She cuts the stomachs in half to identify a Great Lakes predator’s meal plan. That can include terrestrial insects like moths and beetles—but consists largely of other fish. Walleye can eat fish because of their larger stomachs.

Kierczynski is also examining lake trout with even larger stomachs.

O’Keefe had done similar analysis for his master’s degree.

“I can tell you, it’s a pretty cool job and it’s really fun. Sounds kind of gross, but it’s pretty interesting to see what they eat,” he said. “It’ll be a good experience for whichever students wind up doing this.”

O’Keefe spearheads many citizen science programs.

The diet study is a great way for anglers to contribute to knowledge of the Great Lakes, he said. He helped create a video that demonstrates how to cut out the stomachs, zip them into a labeled plastic bag and drop them off at a local Department of Natural Resources cleaning station freezer.

Evan Kutz writes for Great Lakes Echo.

Saginaw Bay perch populations up against a walleye

Capital News Service

LANSING — Lake Huron walleye aren’t picky when it comes to food. And perch are on the menu.

The lake’s food web has changed dramatically in the past 15 years, paving the way for a walleye comeback just a few decades after their near-collapse. The walleyes’ adaptive taste has played a big role in their re-emergence as one of the top predators in the lake, according to a recent study in the journal “Ecology of Freshwater Fish.”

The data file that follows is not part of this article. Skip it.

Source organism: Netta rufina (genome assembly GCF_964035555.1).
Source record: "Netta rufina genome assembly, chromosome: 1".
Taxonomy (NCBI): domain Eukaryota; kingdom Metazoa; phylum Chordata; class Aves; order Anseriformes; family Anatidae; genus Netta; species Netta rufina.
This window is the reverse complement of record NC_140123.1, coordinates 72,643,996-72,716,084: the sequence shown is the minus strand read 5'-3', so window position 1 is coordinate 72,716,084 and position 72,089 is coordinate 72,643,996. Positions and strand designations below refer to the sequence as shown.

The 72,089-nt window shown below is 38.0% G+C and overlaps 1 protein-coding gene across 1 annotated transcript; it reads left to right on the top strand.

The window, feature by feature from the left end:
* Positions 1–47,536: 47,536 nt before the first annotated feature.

But wildlife managers worry that the walleyes’ good fortune threatens perch, another important sport and commercial fishery in Saginaw Bay.

“One of the side effects of walleye recovery is that they have been feeding heavily on young yellow perch,” said Dave Fielder, a fisheries research biologist with the Department of Natural Resources (DNR).

In response to the walleye boom, the department revised catch limits in the bay in late 2015, Fielder said. Walleye limits went from five to eight fish per day, while the minimum size was lowered from 15 to 13 inches. The shift is consistent with the department’s changing approach to a walleye fishery that has now stabilized. The hope is that it will also benefit perch.

The bay’s perch population is stable, but the walleye have created a bottleneck, he said. Young perch are common, but few survive into adulthood.

Perch make up a large part of walleye meals, although that fluctuates by season. Previous surveys show walleye almost exclusively eat perch in the fall, said Tomas Höök, associate professor in the Department of Forestry and Natural Resources at Purdue University and one of the study’s co-authors.